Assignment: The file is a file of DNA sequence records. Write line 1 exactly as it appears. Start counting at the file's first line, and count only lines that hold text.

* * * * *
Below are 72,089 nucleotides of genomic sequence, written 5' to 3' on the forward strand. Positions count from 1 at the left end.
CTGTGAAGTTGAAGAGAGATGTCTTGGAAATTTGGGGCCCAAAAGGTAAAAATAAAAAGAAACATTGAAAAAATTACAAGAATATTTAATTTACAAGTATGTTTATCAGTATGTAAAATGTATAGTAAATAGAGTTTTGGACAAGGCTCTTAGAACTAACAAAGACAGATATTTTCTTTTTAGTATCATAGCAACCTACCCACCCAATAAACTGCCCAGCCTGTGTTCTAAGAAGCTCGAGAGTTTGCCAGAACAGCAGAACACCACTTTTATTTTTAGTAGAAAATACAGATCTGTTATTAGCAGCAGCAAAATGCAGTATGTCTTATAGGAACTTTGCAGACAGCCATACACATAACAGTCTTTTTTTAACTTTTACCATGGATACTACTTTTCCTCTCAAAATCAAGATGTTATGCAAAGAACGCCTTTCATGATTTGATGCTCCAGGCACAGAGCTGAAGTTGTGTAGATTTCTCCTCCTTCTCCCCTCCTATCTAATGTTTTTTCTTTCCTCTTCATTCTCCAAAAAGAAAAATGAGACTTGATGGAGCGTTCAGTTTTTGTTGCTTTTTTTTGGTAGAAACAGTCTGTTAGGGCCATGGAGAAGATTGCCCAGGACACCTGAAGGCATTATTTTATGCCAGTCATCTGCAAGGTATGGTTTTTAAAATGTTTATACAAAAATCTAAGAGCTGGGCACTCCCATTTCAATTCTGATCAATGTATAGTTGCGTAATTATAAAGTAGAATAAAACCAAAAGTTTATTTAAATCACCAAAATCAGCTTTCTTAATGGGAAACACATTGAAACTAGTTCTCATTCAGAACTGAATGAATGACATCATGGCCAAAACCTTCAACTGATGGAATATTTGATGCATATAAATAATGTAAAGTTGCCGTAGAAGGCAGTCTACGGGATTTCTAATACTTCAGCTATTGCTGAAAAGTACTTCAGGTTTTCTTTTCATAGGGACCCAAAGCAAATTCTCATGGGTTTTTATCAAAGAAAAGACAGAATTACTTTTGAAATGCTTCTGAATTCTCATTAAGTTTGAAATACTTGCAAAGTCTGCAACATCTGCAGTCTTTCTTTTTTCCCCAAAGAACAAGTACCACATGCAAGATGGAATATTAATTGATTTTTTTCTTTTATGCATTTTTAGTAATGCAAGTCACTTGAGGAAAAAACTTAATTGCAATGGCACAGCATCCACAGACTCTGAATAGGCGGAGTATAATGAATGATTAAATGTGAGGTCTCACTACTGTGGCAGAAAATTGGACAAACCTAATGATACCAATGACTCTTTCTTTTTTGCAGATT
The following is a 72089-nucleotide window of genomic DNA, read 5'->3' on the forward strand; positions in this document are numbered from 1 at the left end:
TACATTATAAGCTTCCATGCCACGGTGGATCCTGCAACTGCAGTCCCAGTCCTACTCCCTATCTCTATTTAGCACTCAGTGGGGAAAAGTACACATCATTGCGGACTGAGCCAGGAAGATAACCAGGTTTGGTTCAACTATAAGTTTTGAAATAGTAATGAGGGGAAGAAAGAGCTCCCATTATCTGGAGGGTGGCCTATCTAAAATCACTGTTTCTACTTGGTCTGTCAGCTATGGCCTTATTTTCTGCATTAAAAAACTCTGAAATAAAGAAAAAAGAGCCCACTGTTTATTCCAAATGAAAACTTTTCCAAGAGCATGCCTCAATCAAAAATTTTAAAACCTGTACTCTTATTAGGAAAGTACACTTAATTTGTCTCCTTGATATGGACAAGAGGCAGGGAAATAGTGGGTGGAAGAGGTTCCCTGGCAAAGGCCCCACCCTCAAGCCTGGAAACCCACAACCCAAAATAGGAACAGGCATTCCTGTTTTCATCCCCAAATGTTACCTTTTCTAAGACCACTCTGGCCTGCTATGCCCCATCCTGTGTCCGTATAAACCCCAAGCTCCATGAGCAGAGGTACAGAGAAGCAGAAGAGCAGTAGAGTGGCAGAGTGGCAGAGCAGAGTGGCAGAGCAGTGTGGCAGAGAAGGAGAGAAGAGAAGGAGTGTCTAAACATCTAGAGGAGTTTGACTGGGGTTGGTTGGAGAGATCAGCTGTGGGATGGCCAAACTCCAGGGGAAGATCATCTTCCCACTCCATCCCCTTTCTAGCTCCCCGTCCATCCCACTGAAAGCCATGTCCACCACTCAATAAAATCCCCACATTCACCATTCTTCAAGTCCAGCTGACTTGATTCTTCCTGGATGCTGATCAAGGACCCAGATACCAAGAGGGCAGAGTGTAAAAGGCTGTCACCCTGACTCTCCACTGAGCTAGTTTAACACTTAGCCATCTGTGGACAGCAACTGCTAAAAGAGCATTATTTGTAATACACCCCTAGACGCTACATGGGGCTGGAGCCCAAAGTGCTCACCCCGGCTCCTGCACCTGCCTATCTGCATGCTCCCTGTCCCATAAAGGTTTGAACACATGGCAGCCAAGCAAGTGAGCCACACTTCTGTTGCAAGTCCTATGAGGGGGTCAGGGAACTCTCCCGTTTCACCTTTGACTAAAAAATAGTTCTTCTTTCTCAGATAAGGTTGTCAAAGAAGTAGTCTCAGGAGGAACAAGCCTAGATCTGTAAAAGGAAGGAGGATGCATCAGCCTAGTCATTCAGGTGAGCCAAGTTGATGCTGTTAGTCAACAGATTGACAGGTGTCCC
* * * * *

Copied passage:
Below are 72,089 nucleotides of genomic sequence, written 5' to 3' on the forward strand. Positions count from 1 at the left end.